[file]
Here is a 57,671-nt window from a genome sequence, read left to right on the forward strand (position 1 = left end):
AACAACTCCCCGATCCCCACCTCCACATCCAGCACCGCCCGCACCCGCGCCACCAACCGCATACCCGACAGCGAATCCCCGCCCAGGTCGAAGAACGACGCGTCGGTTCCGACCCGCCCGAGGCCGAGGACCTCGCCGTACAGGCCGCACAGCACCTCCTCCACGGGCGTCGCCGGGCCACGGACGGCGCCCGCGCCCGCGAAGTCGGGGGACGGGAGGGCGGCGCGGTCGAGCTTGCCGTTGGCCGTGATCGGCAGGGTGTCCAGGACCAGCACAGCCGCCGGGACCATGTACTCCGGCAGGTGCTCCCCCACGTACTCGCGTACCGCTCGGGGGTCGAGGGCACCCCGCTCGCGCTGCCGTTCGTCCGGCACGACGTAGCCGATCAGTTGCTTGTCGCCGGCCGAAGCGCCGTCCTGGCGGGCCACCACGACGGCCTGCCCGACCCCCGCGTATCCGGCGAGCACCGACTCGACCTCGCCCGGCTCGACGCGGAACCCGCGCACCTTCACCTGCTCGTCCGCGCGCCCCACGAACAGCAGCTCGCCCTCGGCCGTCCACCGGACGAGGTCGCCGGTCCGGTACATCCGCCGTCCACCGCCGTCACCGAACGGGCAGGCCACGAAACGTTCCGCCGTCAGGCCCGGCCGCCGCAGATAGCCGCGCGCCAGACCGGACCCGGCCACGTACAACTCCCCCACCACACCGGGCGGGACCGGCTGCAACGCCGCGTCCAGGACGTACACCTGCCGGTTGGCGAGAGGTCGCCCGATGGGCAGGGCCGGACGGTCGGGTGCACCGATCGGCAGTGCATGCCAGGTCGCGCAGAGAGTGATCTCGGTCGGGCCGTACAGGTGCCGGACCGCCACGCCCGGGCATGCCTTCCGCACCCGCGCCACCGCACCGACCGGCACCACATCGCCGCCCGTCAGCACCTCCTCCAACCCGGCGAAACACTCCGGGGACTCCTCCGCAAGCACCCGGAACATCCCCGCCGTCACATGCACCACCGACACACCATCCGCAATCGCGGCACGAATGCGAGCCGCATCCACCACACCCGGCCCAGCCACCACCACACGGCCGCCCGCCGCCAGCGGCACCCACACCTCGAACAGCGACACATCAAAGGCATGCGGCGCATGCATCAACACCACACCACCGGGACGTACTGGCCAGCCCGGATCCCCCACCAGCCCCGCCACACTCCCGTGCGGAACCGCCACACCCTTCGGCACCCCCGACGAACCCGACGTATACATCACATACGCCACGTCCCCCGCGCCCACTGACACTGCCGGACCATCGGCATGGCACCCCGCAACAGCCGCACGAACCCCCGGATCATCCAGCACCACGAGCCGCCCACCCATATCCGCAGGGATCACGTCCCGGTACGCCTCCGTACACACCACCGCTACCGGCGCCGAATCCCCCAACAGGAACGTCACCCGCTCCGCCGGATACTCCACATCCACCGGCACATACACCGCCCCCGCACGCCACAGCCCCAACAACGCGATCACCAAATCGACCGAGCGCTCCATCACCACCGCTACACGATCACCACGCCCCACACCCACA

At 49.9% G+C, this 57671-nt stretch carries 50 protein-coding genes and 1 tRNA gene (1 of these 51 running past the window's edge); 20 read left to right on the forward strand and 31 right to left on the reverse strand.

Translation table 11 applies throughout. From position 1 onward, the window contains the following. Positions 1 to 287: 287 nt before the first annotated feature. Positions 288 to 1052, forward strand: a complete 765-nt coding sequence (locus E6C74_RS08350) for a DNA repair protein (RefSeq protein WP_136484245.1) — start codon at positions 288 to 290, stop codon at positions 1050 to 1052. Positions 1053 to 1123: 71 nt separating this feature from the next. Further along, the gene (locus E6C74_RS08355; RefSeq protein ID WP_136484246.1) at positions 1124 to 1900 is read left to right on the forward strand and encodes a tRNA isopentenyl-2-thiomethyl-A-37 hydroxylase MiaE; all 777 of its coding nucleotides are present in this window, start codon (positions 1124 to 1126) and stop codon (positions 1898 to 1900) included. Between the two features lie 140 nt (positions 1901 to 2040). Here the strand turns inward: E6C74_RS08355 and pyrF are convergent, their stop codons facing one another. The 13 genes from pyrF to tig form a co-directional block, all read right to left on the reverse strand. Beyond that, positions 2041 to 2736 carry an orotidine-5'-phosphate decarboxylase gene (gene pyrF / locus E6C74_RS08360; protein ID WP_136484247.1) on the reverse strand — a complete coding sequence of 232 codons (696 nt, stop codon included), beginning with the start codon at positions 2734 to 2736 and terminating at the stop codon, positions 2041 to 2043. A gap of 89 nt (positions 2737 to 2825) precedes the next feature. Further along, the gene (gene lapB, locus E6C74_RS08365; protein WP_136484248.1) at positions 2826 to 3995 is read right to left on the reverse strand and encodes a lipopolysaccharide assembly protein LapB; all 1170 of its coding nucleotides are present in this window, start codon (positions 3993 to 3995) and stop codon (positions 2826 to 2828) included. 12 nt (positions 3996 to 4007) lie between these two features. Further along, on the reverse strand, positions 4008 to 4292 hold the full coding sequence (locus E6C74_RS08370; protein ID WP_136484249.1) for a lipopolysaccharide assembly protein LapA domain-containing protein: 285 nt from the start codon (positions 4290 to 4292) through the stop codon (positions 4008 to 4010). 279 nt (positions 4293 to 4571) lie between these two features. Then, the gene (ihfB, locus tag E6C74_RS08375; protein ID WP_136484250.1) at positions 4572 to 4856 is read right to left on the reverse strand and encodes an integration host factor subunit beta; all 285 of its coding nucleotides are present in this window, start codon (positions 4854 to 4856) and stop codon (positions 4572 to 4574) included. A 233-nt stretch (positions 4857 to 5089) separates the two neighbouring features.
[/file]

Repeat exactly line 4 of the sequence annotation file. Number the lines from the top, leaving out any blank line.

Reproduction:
Translation table 11 applies throughout. From position 1 onward, the window contains the following. Positions 1 to 287: 287 nt before the first annotated feature. Positions 288 to 1052, forward strand: a complete 765-nt coding sequence (locus E6C74_RS08350) for a DNA repair protein (RefSeq protein WP_136484245.1) — start codon at positions 288 to 290, stop codon at positions 1050 to 1052. Positions 1053 to 1123: 71 nt separating this feature from the next. Further along, the gene (locus E6C74_RS08355; RefSeq protein ID WP_136484246.1) at positions 1124 to 1900 is read left to right on the forward strand and encodes a tRNA isopentenyl-2-thiomethyl-A-37 hydroxylase MiaE; all 777 of its coding nucleotides are present in this window, start codon (positions 1124 to 1126) and stop codon (positions 1898 to 1900) included. Between the two features lie 140 nt (positions 1901 to 2040). Here the strand turns inward: E6C74_RS08355 and pyrF are convergent, their stop codons facing one another. The 13 genes from pyrF to tig form a co-directional block, all read right to left on the reverse strand. Beyond that, positions 2041 to 2736 carry an orotidine-5'-phosphate decarboxylase gene (gene pyrF / locus E6C74_RS08360; protein ID WP_136484247.1) on the reverse strand — a complete coding sequence of 232 codons (696 nt, stop codon included), beginning with the start codon at positions 2734 to 2736 and terminating at the stop codon, positions 2041 to 2043. A gap of 89 nt (positions 2737 to 2825) precedes the next feature. Further along, the gene (gene lapB, locus E6C74_RS08365; protein WP_136484248.1) at positions 2826 to 3995 is read right to left on the reverse strand and encodes a lipopolysaccharide assembly protein LapB; all 1170 of its coding nucleotides are present in this window, start codon (positions 3993 to 3995) and stop codon (positions 2826 to 2828) included. 12 nt (positions 3996 to 4007) lie between these two features. Further along, on the reverse strand, positions 4008 to 4292 hold the full coding sequence (locus E6C74_RS08370; protein ID WP_136484249.1) for a lipopolysaccharide assembly protein LapA domain-containing protein: 285 nt from the start codon (positions 4290 to 4292) through the stop codon (positions 4008 to 4010). 279 nt (positions 4293 to 4571) lie between these two features. Then, the gene (ihfB, locus tag E6C74_RS08375; protein ID WP_136484250.1) at positions 4572 to 4856 is read right to left on the reverse strand and encodes an integration host factor subunit beta; all 285 of its coding nucleotides are present in this window, start codon (positions 4854 to 4856) and stop codon (positions 4572 to 4574) included. A 233-nt stretch (positions 4857 to 5089) separates the two neighbouring features.